Vancouver-based duo Studio Roselyn based the design for Superbaba on the quick-service eateries found across the Middle East, but put their own "quirky" twist on the typology while working to a tight budget.
The four owners' family histories, "grungy" signage, and menus with brightly coloured photos showing the dishes on offer were all starting points for the project.
"Our goal was to marry these sources of inspiration into an artful space that would be at once intriguing and inviting," said Studio Roselyn founders Kate Snyder and Jessica MacDonald. "Creating a comfortable and intriguing space that was at once functional proved an interesting challenge."
The layout of the compact space – located in the city's Downtown area – is focused around the service area.
Positioned beneath a lowered portion of ceiling with a curved front, this employees-only zone is demarcated by a speckled quartzite countertop that sits on blue-fronted cupboards.
Panels presenting the food and drink options are displayed above a hole through to the kitchen, through which meals are passed.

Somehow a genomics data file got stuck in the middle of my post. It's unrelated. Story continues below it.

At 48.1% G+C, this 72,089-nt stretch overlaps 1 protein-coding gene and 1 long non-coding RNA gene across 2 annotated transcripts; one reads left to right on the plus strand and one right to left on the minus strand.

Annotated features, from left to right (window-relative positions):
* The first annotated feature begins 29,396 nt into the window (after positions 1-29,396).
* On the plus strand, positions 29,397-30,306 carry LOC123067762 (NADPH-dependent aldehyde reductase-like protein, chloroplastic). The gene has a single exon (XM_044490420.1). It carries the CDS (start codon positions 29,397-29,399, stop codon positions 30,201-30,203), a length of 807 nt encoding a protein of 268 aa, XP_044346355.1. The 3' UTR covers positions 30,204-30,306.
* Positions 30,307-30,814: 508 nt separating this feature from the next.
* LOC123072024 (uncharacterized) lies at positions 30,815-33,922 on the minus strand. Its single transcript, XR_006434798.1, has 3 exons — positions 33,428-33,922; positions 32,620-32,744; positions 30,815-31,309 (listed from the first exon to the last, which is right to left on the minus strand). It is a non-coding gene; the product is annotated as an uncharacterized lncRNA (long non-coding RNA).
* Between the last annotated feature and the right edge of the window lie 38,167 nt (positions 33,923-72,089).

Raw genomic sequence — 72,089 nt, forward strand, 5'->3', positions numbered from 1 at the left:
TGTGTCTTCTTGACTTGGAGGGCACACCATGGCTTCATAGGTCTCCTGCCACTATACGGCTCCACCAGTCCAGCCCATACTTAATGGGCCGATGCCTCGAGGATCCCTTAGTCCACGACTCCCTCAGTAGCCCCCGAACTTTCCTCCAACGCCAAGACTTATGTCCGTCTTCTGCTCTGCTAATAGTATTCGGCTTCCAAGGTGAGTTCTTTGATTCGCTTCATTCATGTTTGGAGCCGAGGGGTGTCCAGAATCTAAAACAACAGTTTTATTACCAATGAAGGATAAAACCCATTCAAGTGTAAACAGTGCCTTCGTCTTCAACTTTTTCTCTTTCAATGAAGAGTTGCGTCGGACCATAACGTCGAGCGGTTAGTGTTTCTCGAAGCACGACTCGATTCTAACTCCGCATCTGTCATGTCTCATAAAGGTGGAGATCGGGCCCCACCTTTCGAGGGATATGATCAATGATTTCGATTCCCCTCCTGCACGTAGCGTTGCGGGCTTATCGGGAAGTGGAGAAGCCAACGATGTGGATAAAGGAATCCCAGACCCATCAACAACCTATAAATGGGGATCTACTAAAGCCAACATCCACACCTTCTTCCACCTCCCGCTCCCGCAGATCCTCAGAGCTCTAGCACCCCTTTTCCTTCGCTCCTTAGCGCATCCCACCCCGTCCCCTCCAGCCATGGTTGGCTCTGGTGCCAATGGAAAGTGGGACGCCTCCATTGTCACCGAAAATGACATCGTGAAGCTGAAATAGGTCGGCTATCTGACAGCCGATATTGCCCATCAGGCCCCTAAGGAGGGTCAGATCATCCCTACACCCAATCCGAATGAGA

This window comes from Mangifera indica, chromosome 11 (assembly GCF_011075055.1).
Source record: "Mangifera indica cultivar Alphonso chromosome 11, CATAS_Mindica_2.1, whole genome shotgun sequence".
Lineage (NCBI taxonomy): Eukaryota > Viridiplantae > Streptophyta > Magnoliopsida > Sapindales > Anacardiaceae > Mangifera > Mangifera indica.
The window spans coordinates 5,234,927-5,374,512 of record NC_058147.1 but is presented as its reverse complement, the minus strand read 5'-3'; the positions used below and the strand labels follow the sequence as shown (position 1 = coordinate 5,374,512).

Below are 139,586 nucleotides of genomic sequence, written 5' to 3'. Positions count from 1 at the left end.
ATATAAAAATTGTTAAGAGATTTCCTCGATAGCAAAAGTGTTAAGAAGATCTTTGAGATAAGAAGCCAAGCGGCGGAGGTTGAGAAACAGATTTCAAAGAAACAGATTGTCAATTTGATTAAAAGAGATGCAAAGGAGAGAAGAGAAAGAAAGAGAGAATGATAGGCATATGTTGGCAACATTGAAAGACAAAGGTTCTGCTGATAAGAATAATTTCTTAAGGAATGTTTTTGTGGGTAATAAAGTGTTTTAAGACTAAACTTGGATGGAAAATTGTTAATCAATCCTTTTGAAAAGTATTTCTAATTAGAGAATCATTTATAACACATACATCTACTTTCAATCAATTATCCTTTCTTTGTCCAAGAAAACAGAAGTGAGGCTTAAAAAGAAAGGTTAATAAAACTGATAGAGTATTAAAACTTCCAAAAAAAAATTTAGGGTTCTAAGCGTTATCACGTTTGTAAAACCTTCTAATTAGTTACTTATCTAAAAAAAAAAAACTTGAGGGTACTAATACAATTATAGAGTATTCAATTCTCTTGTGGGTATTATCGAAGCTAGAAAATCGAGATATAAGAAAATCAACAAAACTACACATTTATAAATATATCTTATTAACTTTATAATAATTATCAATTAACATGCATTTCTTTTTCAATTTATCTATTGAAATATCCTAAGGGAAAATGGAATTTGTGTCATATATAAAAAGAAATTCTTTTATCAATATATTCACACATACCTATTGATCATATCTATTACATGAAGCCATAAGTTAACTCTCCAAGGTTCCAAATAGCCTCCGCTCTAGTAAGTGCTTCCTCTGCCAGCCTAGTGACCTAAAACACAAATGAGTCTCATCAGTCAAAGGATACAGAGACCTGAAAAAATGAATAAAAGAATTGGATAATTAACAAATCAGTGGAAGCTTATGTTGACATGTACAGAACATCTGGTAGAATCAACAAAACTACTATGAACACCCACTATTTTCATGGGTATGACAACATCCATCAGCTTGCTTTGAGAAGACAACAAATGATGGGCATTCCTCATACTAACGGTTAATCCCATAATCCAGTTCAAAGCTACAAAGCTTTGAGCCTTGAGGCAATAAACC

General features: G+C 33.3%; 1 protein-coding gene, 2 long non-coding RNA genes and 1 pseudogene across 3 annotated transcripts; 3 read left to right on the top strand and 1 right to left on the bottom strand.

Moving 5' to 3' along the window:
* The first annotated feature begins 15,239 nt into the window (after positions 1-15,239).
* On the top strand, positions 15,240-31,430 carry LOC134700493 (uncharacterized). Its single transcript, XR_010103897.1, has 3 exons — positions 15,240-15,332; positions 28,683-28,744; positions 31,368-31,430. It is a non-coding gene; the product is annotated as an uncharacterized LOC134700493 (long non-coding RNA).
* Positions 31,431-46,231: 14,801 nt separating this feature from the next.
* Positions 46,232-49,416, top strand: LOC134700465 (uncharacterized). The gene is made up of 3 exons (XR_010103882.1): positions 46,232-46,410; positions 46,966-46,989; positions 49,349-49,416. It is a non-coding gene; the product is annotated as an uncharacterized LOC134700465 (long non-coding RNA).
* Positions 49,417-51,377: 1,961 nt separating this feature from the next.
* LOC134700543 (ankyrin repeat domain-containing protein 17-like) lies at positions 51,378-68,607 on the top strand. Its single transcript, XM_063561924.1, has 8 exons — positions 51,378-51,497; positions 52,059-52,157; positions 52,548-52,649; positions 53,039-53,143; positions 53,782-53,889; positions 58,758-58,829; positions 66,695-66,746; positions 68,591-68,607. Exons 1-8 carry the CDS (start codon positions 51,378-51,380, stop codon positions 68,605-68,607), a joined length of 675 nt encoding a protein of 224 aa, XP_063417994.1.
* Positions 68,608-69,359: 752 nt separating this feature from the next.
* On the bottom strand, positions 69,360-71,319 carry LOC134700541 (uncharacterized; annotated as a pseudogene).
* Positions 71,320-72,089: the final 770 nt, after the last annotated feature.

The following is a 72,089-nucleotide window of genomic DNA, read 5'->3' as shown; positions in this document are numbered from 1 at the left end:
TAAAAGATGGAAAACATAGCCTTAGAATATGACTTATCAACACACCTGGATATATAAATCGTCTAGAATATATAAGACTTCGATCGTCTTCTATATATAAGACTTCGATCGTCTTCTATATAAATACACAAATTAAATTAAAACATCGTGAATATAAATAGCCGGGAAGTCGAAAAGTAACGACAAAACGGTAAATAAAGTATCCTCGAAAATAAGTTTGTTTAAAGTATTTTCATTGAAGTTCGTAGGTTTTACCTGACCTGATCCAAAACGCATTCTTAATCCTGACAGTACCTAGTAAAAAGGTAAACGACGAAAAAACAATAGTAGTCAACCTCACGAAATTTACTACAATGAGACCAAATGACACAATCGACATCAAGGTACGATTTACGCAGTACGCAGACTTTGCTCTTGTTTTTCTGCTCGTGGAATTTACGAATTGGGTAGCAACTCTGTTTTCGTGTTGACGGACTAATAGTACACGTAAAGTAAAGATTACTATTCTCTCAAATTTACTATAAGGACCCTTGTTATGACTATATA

Arched shapes borrowed from Middle Eastern architecture form railings to separate those ordering and eating.
The arched shapes are echoed in wall murals painted with blocks of light blue and forest green, while the back-of-house corridor is painted entirely in on-trend pale pink.
The artwork on the walls was created by photographing Superbaba's dishes, and then collaging and distorting the images.
"This was where we had a lot of fun with referencing the oversaturated (and seemingly unflattering) food photography seen in most donair shops," said Studio Roselyn.
"We feel that one success of this project is that it elevates and pushes the expectations of quick-service, fast-casual restaurants," the studio said.
Photography is by Lauren D Zbarsky.
Interior design: Studio Roslyn
Project team: Kate Snyder and Jessica MacDonald
Brand and graphic design: Superbaba in-house design team